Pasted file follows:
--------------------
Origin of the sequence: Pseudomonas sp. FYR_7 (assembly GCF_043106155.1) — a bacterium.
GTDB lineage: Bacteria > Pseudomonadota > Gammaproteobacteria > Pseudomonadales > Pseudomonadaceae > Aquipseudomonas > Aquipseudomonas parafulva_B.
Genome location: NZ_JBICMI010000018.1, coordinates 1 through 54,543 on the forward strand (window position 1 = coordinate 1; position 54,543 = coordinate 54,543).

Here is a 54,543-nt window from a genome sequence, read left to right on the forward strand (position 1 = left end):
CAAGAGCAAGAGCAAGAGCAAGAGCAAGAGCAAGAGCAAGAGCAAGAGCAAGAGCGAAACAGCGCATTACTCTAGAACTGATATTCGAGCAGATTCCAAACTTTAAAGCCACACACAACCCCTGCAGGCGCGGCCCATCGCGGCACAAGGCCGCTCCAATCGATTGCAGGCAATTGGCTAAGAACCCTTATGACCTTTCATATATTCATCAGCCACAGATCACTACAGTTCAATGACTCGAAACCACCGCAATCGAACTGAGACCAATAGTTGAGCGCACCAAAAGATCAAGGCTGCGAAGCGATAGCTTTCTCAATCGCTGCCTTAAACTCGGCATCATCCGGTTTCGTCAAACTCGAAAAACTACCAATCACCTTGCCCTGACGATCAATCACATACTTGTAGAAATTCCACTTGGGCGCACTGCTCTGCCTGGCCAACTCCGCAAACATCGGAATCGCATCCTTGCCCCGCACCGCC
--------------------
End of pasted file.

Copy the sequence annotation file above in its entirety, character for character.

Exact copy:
Origin of the sequence: Pseudomonas sp. FYR_7 (assembly GCF_043106155.1) — a bacterium.
GTDB lineage: Bacteria > Pseudomonadota > Gammaproteobacteria > Pseudomonadales > Pseudomonadaceae > Aquipseudomonas > Aquipseudomonas parafulva_B.
Genome location: NZ_JBICMI010000018.1, coordinates 1 through 54,543 on the forward strand (window position 1 = coordinate 1; position 54,543 = coordinate 54,543).

Here is a 54,543-nt window from a genome sequence, read left to right on the forward strand (position 1 = left end):
CAAGAGCAAGAGCAAGAGCAAGAGCAAGAGCAAGAGCAAGAGCAAGAGCAAGAGCGAAACAGCGCATTACTCTAGAACTGATATTCGAGCAGATTCCAAACTTTAAAGCCACACACAACCCCTGCAGGCGCGGCCCATCGCGGCACAAGGCCGCTCCAATCGATTGCAGGCAATTGGCTAAGAACCCTTATGACCTTTCATATATTCATCAGCCACAGATCACTACAGTTCAATGACTCGAAACCACCGCAATCGAACTGAGACCAATAGTTGAGCGCACCAAAAGATCAAGGCTGCGAAGCGATAGCTTTCTCAATCGCTGCCTTAAACTCGGCATCATCCGGTTTCGTCAAACTCGAAAAACTACCAATCACCTTGCCCTGACGATCAATCACATACTTGTAGAAATTCCACTTGGGCGCACTGCTCTGCCTGGCCAACTCCGCAAACATCGGAATCGCATCCTTGCCCCGCACCGCC